Lenten Practice: Silence
Daily Act: Find a quiet space and allow yourself at least five minutes alone in silence (preferably more). Breathe deeply, paying attention to how your breath feels as it enters your body and as it leaves. Allow your breath to silence your restlessness, activity, and inner noise. Continue to listen to your breath in silence.
Weekly Prayer Phrase: Repeat this phrase slowly as you breathe deeply. You may choose to memorize this phrase and repeat it throughout your day.
“HOLY MYSTERY, I AM SPEECHLESS IN YOUR PRESENCE.”
by Katie Harmon-McLaughlin
It is a long way, these 40 days, and this is where they lead.
It is a mystery so profound that we could live through Lent for another hundred years and still only hold the edges of understanding. We are on the threshold of holy week teetering on the cusp of the call.
Having been here before, we are tempted to believe we already have it figured out. Maybe the invitation is to suspend for a while what we think we know. Maybe we are invited to enter Holy Week with an open, curious, surprisingly willing heart. What is this way of suffering love?
The spiritual tradition has not shied away from the topic of suffering, which may be why many shy away from the spiritual life. From Jesus to St. John of the Cross, we discover this strange mystery that what we most love and most resist are sometimes the very same thing.
This is such a dangerous topic because there are several things suffering is not in the spiritual life.
1. It is not ever a reason to inflict suffering on someone else or to support a system of domination and oppression.
2. The line can sometimes be thin between self-emptying and self-diminishment. Spiritual maturity and constant discernment are required to live the sacrificial way. This is why asceticism has been at times so radically misunderstood.
3. It is not appropriate to say to a person who is in the midst of real physical or emotional suffering that God desires for them to be there. The way of suffering love is chosen, not demanded or manipulated.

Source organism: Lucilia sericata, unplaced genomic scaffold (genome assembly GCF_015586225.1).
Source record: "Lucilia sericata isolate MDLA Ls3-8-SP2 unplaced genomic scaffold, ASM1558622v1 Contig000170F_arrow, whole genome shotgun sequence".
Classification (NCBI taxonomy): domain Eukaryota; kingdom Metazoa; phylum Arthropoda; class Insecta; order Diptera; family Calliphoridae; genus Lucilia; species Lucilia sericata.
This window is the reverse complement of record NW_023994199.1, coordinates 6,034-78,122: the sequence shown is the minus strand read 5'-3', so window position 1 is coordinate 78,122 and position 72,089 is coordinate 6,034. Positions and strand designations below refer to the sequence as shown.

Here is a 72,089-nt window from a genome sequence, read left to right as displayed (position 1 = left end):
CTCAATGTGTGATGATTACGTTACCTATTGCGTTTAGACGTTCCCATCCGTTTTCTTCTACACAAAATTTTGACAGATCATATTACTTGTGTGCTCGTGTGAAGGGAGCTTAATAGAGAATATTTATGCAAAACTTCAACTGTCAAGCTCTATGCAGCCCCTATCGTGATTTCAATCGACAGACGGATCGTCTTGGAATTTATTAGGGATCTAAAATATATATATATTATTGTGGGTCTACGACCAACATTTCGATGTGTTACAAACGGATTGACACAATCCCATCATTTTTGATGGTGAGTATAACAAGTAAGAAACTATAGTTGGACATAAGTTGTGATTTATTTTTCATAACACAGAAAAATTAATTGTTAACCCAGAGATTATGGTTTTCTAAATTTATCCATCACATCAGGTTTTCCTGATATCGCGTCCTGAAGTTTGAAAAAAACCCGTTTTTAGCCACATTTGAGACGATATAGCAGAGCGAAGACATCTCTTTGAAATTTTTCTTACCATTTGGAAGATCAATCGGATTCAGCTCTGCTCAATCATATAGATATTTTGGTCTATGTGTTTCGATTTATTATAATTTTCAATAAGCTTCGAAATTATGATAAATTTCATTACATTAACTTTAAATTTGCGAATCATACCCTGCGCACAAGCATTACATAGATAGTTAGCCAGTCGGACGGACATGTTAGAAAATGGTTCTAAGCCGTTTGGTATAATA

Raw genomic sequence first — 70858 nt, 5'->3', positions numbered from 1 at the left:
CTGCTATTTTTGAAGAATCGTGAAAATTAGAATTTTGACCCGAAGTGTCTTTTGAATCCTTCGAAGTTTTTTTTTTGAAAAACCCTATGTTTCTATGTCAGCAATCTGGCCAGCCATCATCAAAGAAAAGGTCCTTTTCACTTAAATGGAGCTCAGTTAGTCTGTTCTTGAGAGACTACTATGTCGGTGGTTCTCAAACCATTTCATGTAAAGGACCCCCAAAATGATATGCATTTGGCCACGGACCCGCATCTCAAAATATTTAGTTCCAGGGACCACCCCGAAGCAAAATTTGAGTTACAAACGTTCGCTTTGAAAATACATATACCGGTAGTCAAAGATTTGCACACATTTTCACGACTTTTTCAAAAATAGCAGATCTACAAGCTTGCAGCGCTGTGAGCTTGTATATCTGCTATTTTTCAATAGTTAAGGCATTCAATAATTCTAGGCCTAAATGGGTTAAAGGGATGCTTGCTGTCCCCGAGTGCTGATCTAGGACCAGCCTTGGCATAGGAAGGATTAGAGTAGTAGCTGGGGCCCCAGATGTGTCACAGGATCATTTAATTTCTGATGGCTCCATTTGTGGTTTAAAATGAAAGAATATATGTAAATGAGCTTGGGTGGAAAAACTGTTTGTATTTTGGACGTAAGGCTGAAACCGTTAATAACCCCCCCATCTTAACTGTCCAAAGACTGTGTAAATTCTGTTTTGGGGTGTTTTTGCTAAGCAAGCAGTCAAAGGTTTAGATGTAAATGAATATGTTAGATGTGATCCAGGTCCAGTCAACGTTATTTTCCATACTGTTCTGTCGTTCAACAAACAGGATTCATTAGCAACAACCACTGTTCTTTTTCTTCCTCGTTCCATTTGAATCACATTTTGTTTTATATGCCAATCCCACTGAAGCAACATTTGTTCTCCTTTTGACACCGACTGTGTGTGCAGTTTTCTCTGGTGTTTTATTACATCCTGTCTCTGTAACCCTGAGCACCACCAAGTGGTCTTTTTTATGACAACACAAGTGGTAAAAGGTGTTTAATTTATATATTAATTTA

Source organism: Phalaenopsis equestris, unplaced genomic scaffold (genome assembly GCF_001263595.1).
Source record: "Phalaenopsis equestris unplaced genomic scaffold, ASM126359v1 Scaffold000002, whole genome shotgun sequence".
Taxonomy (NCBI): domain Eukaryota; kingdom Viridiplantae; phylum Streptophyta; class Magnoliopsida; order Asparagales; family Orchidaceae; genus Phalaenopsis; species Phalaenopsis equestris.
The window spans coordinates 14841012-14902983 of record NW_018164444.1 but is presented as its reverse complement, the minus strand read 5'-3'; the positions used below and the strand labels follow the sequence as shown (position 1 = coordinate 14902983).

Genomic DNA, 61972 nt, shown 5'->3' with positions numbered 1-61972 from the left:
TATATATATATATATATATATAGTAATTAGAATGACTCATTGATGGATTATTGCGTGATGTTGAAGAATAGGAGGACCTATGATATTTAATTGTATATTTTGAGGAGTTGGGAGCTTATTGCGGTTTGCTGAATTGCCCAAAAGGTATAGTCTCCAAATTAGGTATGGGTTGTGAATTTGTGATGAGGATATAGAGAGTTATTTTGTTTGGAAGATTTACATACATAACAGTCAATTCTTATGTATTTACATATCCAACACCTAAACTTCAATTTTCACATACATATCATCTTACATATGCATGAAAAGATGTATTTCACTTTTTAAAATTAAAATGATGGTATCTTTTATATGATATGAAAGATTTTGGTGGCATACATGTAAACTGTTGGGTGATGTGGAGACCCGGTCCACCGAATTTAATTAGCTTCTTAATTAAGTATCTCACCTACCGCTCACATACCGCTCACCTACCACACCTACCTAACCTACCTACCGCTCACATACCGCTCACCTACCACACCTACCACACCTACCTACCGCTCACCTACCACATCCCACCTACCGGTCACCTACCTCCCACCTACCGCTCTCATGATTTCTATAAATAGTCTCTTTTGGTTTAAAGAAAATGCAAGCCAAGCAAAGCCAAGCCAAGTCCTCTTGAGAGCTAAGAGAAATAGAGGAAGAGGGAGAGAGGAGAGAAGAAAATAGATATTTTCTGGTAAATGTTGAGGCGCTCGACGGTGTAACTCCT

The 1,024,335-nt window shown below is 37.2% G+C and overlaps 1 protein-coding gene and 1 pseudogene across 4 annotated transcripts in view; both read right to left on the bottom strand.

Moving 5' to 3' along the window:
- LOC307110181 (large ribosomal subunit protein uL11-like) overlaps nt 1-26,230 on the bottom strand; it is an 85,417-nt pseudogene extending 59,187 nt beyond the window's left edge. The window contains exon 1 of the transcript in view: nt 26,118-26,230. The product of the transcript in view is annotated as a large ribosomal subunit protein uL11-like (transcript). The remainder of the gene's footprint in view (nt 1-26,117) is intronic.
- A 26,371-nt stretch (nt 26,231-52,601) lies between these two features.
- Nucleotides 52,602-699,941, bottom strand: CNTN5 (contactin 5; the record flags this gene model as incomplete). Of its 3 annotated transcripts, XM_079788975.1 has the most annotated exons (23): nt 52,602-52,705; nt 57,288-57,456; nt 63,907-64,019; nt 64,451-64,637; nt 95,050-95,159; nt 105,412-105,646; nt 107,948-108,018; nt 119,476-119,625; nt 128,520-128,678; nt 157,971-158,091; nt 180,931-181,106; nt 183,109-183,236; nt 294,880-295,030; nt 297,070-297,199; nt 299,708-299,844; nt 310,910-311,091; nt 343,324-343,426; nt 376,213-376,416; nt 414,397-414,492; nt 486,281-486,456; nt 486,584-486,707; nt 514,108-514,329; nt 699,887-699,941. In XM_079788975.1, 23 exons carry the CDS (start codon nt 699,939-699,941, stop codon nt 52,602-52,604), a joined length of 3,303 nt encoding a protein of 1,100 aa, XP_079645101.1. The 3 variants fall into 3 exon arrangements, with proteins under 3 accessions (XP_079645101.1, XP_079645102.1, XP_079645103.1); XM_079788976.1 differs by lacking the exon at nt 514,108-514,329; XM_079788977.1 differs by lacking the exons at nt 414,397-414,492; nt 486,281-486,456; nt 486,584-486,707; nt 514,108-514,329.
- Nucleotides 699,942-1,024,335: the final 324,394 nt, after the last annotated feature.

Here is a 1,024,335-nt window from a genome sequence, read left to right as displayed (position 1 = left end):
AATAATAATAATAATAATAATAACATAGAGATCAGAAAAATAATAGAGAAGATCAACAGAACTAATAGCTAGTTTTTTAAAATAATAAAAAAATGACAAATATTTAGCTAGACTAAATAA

4. It is never to be used to diminish the realities of suffering in the world around us. If anything, it enhances our empathetic response.
The latin phrase, via negativa, literally means “negative way” but in the Christian spiritual tradition, it describes the self-emptying required to draw closer in union with God and others. It is a process of detachment from “the specific and knowable” (Ursula King, Christian Mystics) in order to enter into the darkness, or mystery, of God. While we are conditioned to think that darkness is a bad thing, in this case it is more about an incomprehensible fullness. St. John of the Cross describes this darkness as the light of God, which is so bright that it is blinding. The soul, thinking it is abandoned in this blindness is actually closer to God than it has ever been, consumed in what is most real.
This part of our Christian story exemplifies the via negativa. The prayerful agony of Gethsemane and the journey to the cross represent how paradoxically suffering can reveal the fullness of God’s presence even in what feels like God’s absence. We discover again the meeting place between what we resist and what we love.
“Now is the hour of the garden and the night, the hour of the silent offering: therefore the hour of hope: God alone. Faceless, unknown, unfelt, yet undeniably God.” Abbé Monchanin, The Desert: An Anthology For Lent
I will not pretend to understand the full meaning of this week, or even of these forty days leading to this weighted time. I am hesitant about versions of Christianity that have boxed up the meaning of the crucifixion and resurrection to pass out to others as a simple salvation formula.
It feels like what is required in this Holy Week time is not a dogged certainty, but a faithful uncertainty. It is an emptying, an unknowing, a dying that leads strangely to new life.
“Simply waiting for God in silence IS prayer.” Ladislaus Boros, The Desert: An Anthology for Lent